Classics The Oxford Book of English Love Stories by John Sutherland

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    Adulterous love, marital love, virginal love, religious devotion, agape, lust, eros: there are an infinite variety of meanings that can be packed into the four letters that spell love, and writers of fiction have been trying for centuries to plumb its depths. We turn to literature in large part to learn what love is and what it should be, and readers of The Oxford Book of English Love Stories will find consolation and inspiration in equal measure from some of the sharpest observers of this most essential human emotion.

    From the bittersweet ending of Trollope's ultra-Trollopian "The Parson's Daughter of Oxney Colne;" to the intricate rituals of courtship in Sylvia Plath's "Stone Boy with Dolphin;" to Paul Theroux's sardonic study of innocence in "An English Unofficial Rose," this collection is a looking glass into the many moods of love. Editor John Sutherland has searched two centuries of English literature to select twenty-eight wholly original works, choosing those that best represent the rich and varied nature of love itself. Readers will find stories by Mary Shelley, W. M. Thackeray, Thomas Hardy, H. G. Wells, John Galsworthy, Virginia Woolf, Aldous Huxley, Graham Greene, and many others, all of which explore the infinite varieties of love and its shifting rules. Indeed, the rules of the game of love tend to change with every new set of players and with each generation. In D.H. Lawrence's "Samson and Delilah," the game is violent and fraught with physical injury. In Katherine Mansfield's "Something Childish but very Natural," love is more reminiscent of two people playing chess blindfolded. And, in Joyce Cary's "The Tunnel," it seems that the lovers cannot, tantalizingly, even get themselves on to the same playing field.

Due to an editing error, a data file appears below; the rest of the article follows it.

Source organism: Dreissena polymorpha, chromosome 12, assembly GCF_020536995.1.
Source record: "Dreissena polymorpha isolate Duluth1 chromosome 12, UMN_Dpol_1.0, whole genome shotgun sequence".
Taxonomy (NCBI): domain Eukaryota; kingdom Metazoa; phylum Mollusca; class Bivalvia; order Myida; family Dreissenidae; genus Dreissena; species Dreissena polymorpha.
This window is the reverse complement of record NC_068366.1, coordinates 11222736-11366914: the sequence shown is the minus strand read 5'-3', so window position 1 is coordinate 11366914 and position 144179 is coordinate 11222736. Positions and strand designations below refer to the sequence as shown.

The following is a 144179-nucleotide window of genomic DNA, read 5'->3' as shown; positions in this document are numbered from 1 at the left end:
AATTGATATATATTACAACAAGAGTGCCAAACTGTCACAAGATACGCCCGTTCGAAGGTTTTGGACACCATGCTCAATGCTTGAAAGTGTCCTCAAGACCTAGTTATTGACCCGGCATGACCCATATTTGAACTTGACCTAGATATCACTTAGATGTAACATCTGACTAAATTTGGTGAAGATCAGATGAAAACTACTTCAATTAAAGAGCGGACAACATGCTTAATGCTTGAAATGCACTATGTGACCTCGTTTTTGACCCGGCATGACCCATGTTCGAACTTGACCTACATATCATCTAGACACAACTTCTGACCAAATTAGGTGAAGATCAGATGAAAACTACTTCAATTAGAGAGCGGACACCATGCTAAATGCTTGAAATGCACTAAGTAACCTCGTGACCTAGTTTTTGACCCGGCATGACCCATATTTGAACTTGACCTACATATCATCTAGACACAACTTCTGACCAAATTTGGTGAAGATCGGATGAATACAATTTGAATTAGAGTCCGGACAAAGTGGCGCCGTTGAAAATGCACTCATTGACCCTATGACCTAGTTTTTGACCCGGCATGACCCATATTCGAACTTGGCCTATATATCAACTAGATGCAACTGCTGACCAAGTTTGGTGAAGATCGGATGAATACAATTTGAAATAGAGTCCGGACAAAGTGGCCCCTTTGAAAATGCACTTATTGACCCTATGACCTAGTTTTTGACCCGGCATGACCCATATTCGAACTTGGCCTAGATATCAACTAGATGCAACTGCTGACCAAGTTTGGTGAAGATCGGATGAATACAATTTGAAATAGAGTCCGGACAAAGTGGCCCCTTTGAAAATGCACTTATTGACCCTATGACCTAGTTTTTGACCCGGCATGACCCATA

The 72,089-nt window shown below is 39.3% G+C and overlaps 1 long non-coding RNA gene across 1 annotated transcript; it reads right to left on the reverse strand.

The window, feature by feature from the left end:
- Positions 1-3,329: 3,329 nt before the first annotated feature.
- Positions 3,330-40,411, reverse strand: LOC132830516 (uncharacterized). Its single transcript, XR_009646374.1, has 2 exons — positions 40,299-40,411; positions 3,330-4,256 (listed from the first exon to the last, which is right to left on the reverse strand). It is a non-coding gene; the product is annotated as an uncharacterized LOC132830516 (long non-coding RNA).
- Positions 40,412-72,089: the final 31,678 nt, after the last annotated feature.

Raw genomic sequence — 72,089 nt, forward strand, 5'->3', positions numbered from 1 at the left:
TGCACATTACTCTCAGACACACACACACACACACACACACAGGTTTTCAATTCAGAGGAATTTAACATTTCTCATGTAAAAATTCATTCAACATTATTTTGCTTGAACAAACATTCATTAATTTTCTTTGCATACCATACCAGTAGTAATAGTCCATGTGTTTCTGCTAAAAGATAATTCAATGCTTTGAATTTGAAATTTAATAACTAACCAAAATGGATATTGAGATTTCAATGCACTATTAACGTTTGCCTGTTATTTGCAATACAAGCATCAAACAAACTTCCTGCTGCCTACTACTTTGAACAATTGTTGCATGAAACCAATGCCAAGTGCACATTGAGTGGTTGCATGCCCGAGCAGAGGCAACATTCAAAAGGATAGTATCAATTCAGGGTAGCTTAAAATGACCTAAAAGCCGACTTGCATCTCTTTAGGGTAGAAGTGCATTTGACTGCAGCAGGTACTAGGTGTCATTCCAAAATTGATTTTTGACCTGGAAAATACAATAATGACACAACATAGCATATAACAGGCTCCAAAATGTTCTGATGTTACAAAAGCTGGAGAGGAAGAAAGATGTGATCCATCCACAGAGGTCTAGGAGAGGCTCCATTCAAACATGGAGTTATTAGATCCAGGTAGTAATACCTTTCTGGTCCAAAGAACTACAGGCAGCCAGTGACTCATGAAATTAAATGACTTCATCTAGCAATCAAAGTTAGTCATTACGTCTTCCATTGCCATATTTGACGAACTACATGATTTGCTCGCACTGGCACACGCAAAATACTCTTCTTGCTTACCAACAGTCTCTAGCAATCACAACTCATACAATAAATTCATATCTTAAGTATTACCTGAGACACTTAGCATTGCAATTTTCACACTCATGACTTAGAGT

Bittersweet endings, ironic angles on traditional platitudes, and other surprises make the insights of writers such as Elizabeth Bowen, W. Somerset Maugham, or V. S. Pritchett always fresh and challenging. Simple or sophisticated, sometimes hilarious and often very moving, The Oxford Book of English Love Stories brings a delightful perspective to the mysteries of love.

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